Now that there is a Democratic majority-elect in Congress, we need to consider what they might seek to accomplish. One thing that has been on the back burner for some time is national election reform legislation. To some, the idea that a Democratic Congress will enact election reform legislation is a fabulous notion.
Me, I am quaking in my boots.
I think it was the day after the election last week, that Common Cause pushed out a mass email asking people to sign a petition in support of an election reform bill proposed by Congressman Rush Holt: H.R.550. Other national organizations will be jumping on the H.R. 550 bandwagon faster than you can say, "(The concentration of power) is precisely the definition of despotic government."
On this site, however, we have consistently lobbied against this particular piece of legislation. We have asked people to NOT sign the endless series of petitions sent by Common Cause, True Majority, Working Assets, etc. etc. We have suggested that We the People instead lobby in our own States for real election reform, but if pushed to the national
level, for legislation that is more appropriate to the type of decentralized system of checks and balances that we need to support the American Republic.
We have suggested that we consider legislation that supports hand counting paper ballots for federal elections.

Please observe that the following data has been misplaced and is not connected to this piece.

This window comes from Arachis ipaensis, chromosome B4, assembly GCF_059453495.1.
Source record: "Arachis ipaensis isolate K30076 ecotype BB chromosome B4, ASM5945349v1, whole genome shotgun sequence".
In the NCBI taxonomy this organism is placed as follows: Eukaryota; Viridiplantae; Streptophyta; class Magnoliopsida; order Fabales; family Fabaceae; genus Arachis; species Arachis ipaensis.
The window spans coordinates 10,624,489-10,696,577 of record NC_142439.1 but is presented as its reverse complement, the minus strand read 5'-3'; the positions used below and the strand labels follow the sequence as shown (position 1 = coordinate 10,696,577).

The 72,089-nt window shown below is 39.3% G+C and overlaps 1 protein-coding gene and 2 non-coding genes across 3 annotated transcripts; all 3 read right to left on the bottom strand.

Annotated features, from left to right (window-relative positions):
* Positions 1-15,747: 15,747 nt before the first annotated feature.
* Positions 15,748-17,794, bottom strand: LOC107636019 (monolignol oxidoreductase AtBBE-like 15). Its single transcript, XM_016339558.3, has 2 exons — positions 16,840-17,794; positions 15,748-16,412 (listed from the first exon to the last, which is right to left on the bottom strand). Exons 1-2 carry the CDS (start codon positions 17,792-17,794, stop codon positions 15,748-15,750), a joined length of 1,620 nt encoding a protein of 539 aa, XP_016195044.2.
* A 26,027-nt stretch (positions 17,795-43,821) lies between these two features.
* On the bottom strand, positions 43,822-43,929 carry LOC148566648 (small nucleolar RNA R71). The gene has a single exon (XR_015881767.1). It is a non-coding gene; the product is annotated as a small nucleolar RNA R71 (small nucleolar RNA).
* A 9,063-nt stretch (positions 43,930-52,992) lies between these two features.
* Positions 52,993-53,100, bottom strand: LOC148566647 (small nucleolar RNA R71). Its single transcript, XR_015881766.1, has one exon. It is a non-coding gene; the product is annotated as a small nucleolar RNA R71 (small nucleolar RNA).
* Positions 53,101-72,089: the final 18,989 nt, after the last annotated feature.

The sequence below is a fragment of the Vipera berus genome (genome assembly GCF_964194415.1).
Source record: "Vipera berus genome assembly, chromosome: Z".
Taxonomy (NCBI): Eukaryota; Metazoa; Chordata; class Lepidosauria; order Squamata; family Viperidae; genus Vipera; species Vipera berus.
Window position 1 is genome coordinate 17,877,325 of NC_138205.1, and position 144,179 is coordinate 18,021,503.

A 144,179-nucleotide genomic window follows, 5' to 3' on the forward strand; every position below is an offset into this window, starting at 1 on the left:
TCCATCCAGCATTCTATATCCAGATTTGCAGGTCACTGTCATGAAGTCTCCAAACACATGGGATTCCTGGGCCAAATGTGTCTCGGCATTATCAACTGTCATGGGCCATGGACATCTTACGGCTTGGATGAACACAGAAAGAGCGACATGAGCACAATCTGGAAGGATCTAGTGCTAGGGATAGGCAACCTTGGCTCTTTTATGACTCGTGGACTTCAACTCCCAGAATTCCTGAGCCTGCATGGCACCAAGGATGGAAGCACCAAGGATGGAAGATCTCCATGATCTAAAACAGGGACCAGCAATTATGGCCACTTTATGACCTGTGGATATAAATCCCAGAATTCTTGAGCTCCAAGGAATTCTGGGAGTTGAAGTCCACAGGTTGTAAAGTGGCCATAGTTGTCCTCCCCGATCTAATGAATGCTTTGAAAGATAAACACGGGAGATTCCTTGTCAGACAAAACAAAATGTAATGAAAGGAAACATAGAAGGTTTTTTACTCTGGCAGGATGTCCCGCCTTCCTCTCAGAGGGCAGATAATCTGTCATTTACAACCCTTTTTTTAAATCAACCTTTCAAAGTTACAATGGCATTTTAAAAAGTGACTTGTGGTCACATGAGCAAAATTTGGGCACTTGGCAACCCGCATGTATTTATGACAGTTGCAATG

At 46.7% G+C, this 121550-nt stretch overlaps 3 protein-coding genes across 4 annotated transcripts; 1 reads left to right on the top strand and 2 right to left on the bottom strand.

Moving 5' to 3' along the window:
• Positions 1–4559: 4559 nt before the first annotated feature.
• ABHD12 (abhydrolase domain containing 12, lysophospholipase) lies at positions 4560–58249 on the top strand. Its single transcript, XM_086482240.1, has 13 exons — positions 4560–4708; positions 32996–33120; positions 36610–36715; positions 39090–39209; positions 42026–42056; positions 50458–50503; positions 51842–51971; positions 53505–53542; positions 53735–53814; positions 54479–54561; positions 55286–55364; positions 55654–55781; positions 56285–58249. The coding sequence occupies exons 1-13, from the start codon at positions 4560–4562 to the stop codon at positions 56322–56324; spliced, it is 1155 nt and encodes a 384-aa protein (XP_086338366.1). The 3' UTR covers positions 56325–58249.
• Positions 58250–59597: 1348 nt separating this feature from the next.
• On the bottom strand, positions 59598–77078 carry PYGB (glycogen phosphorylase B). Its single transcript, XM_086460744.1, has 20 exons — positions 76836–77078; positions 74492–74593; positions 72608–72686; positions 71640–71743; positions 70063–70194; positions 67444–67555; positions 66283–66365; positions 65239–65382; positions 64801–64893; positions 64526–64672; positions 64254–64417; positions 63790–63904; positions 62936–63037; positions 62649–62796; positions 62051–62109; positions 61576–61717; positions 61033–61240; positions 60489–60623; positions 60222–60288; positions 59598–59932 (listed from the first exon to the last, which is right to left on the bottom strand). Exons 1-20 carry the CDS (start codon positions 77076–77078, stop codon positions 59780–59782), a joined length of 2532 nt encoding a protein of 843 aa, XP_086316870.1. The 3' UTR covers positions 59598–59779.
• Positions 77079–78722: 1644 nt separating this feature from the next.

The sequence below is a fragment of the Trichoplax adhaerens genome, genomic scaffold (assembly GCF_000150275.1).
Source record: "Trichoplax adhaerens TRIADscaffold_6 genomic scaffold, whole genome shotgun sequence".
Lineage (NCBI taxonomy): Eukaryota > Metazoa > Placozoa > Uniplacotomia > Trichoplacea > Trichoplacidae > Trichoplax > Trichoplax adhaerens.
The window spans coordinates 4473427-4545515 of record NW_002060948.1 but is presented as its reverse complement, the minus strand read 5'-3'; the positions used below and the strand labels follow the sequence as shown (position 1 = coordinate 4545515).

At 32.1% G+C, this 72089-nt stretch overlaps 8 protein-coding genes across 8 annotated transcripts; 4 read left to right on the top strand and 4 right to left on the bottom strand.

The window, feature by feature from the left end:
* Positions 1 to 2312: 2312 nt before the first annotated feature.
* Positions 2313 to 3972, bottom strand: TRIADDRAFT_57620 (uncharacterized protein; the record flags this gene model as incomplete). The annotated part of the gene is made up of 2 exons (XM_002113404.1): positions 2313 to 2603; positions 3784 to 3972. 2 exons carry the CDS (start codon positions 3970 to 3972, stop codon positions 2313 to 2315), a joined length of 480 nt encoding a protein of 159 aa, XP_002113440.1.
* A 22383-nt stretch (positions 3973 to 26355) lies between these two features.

H.R. 550 has been called into question by some of the brightest minds in the election integrity movement. It is often referred to as HAVA II (Help America Vote Act), because, as written, it will inevitably lead to more American taxpayer dollars being poured into the highly questionable, corporatized e-voting industry, as they purportedly pursue new technological innovations that will allow their shoddy equipment to produce so-called "voter verified" paper records of votes cast.
The thing is, we already have paper records; they're called BALLOTS. Any voting system with integrity must start and end with paper ballots, and we don't need no stinking corporate industry with questionable ethics and business practices, nevermind one with less than substandard products, to innovate this for us.
There is no question about it, we absolutely MUST eliminate these high-risk e-voting products from our nation's election systems. Enough consumer lawsuits might do the trick. Or possibly we could hold the government accountable for its Ponzi scheme that led us into this fraudulent-filled election nightmare.
But jumping on national legislation that will further centralize power and remove local and state control over our elections is the wrong way to go.